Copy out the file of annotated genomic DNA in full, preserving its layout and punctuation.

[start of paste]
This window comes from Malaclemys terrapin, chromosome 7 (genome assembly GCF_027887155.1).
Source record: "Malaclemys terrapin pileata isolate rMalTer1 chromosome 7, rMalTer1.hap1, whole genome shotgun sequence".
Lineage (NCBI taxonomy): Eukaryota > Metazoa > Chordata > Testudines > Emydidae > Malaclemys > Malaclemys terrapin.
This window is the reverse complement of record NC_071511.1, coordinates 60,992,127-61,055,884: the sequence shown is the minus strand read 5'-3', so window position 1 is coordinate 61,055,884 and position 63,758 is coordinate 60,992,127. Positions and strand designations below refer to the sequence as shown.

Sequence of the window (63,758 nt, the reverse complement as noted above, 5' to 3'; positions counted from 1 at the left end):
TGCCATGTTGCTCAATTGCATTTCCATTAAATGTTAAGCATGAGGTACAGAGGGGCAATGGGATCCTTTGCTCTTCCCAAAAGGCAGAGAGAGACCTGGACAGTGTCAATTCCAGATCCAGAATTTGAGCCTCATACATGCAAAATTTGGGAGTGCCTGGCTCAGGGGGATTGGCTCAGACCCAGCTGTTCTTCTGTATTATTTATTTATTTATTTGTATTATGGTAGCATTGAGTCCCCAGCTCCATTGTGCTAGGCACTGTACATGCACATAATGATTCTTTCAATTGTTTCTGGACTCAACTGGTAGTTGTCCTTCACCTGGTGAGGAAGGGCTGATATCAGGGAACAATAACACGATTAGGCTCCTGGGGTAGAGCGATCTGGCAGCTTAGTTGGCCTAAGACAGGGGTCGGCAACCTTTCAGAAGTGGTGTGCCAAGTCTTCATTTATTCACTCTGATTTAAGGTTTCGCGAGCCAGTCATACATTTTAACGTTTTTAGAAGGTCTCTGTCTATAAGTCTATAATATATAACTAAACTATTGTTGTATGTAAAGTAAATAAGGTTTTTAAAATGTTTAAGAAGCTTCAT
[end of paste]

This window comes from Malaclemys terrapin, chromosome 7 (genome assembly GCF_027887155.1).
Source record: "Malaclemys terrapin pileata isolate rMalTer1 chromosome 7, rMalTer1.hap1, whole genome shotgun sequence".
Lineage (NCBI taxonomy): Eukaryota > Metazoa > Chordata > Testudines > Emydidae > Malaclemys > Malaclemys terrapin.
This window is the reverse complement of record NC_071511.1, coordinates 60,992,127-61,055,884: the sequence shown is the minus strand read 5'-3', so window position 1 is coordinate 61,055,884 and position 63,758 is coordinate 60,992,127. Positions and strand designations below refer to the sequence as shown.

Sequence of the window (63,758 nt, the reverse complement as noted above, 5' to 3'; positions counted from 1 at the left end):
TGCCATGTTGCTCAATTGCATTTCCATTAAATGTTAAGCATGAGGTACAGAGGGGCAATGGGATCCTTTGCTCTTCCCAAAAGGCAGAGAGAGACCTGGACAGTGTCAATTCCAGATCCAGAATTTGAGCCTCATACATGCAAAATTTGGGAGTGCCTGGCTCAGGGGGATTGGCTCAGACCCAGCTGTTCTTCTGTATTATTTATTTATTTATTTGTATTATGGTAGCATTGAGTCCCCAGCTCCATTGTGCTAGGCACTGTACATGCACATAATGATTCTTTCAATTGTTTCTGGACTCAACTGGTAGTTGTCCTTCACCTGGTGAGGAAGGGCTGATATCAGGGAACAATAACACGATTAGGCTCCTGGGGTAGAGCGATCTGGCAGCTTAGTTGGCCTAAGACAGGGGTCGGCAACCTTTCAGAAGTGGTGTGCCAAGTCTTCATTTATTCACTCTGATTTAAGGTTTCGCGAGCCAGTCATACATTTTAACGTTTTTAGAAGGTCTCTGTCTATAAGTCTATAATATATAACTAAACTATTGTTGTATGTAAAGTAAATAAGGTTTTTAAAATGTTTAAGAAGCTTCAT